With religious liberty under near constant assault in Houston, Plano, and other Texas cities legislation was needed to protect the rights of business owners. Originally filed by State Rep. Jason Villalba (R-Dallas), HJR 55 would do exactly that. If passed the bill would amend the Constitution to prohibit the government from burdening “a person’s free exercise of religion” unless the burden is “necessary to further a compelling governmental interest” and “the least restrictive means of furthering that interest.”
State Sen. Donna Campbell filed a similar measure, SJR 10, in the Texas Senate. After vocally advocating for the legislation for months, Villalba abruptly abandoned it just this week.
The legislation received favorable reviews from conservatives and was part of a chest thumping exercise by Villalba. Back in December one would have to look rather hard to find a stronger advocate for the issue than Villalba:
“We must stand athwart those who seek to eliminate every vestige of our religious heritage from the public square. Tomorrow, we fight back. I look forward to working with Matt Krause and the Liberty Institute to ensure that our Citizenry and our children will not face infringement on their religious freedoms.”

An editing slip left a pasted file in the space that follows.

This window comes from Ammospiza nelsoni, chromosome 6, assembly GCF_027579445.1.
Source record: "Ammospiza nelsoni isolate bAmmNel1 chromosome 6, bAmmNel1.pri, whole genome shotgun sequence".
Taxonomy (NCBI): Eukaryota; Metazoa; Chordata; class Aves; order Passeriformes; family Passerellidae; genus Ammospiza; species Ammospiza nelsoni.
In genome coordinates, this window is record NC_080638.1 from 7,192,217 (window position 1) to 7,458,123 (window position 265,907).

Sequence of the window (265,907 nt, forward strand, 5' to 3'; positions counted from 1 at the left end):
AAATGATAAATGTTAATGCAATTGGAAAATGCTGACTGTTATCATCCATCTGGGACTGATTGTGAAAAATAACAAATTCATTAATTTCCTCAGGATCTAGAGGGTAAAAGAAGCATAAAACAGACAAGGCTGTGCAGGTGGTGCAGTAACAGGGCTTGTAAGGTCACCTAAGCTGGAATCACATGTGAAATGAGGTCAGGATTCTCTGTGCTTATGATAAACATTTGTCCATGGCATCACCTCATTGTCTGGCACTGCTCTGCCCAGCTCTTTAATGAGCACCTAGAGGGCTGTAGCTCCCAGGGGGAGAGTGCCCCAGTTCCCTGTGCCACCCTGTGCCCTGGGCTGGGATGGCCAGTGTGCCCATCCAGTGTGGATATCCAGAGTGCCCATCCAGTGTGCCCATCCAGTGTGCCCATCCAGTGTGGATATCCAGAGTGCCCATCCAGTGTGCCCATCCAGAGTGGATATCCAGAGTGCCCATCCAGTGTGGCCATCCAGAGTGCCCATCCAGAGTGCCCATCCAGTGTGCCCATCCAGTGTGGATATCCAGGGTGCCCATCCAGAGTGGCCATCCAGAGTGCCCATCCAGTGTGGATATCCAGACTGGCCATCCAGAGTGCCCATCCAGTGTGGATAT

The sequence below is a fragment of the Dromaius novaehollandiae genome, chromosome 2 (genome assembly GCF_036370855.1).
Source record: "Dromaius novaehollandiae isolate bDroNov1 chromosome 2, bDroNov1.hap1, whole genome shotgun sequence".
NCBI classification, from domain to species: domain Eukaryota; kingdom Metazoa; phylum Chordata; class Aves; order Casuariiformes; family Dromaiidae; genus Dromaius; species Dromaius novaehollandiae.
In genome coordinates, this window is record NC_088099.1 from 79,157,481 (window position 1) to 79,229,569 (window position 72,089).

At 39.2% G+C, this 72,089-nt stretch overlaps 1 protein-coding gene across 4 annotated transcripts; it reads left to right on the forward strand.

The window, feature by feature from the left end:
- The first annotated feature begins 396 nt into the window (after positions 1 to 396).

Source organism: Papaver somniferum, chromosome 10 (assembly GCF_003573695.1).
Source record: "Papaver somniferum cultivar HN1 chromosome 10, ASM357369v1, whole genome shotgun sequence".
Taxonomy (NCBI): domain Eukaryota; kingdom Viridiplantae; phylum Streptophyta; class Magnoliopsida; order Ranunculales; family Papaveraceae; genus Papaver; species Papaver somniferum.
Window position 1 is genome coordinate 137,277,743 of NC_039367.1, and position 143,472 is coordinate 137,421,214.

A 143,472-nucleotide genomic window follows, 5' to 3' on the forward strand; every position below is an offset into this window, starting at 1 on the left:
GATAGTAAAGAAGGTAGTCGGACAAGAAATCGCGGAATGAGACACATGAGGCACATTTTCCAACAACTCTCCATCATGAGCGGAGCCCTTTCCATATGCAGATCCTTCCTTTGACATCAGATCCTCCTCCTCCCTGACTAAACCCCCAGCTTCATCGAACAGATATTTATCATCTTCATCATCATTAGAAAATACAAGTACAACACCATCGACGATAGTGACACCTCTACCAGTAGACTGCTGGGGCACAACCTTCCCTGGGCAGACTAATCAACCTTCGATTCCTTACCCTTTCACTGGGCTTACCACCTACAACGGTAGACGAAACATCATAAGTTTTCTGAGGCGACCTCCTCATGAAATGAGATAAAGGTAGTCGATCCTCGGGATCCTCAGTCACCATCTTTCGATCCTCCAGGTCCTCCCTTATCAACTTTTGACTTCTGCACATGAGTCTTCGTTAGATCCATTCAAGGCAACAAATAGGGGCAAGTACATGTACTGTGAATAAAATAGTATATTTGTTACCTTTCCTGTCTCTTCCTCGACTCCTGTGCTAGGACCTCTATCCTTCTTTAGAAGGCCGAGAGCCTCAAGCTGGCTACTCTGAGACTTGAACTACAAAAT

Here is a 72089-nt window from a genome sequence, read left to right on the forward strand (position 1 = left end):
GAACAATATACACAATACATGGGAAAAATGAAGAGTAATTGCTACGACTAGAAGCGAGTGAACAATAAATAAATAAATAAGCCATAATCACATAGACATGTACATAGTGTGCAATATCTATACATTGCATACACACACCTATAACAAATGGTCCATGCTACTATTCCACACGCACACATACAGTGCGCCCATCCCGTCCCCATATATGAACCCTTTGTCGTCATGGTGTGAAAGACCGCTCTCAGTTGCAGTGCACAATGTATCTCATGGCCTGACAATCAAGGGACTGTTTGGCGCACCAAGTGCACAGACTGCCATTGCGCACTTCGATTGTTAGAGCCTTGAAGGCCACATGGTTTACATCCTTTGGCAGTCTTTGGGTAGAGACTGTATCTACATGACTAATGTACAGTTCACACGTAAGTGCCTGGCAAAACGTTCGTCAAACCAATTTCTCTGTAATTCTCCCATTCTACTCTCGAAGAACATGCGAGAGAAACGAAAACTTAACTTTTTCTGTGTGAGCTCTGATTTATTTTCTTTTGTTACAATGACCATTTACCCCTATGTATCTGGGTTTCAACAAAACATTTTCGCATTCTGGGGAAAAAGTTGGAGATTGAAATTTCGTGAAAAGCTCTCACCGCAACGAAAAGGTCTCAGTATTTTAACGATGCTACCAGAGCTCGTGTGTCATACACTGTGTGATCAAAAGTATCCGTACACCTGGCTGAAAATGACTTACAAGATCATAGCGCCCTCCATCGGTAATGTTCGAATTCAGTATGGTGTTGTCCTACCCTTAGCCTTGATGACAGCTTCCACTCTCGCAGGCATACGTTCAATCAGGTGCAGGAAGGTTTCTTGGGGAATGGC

Villalba continued to support the bill in the Texas House, and the legislation was even referred to the State Affairs Committee and a hearing was imminent. That was until the Texas Association of Business came out against the measure, saying it would “claim their religious beliefs give them the right to ignore laws and regulations.” TAB further opposes the measure because it would be unfriendly to the “LGBT business community.”
There seem to be no reservations on how trampling on religious liberty might be equally “unfriendly” to religious business owners.
Their opposition led Villalba to withdraw his support this week. Though Villalba said TAB is not typically involved in cultural issues, but if they are against this measure, he “must listen.” Such an assessment is wrong. The only ones that Villalba “must listen” to are the people who he represents back in his district, not the special interests in Austin.
Though some may seek to retreat from their duties as a representative, some are still standing with their citizens. State Sen. Donna Campbell confirmed through a spokesman that she still supports her bill, and stepping up in the Texas House is State Rep. Matt Krause (R-Fort Worth). He filed HJR 125, legislation nearly identical to the bill Villalba abandoned.
State Rep. Krause and State Sen. Campbell should be commended for continuing to stand with their constituents rather than supplicating to special interests. The issue should serve to prove that some lawmakers need to be reminded that it is not us who serve them, but they who serve us.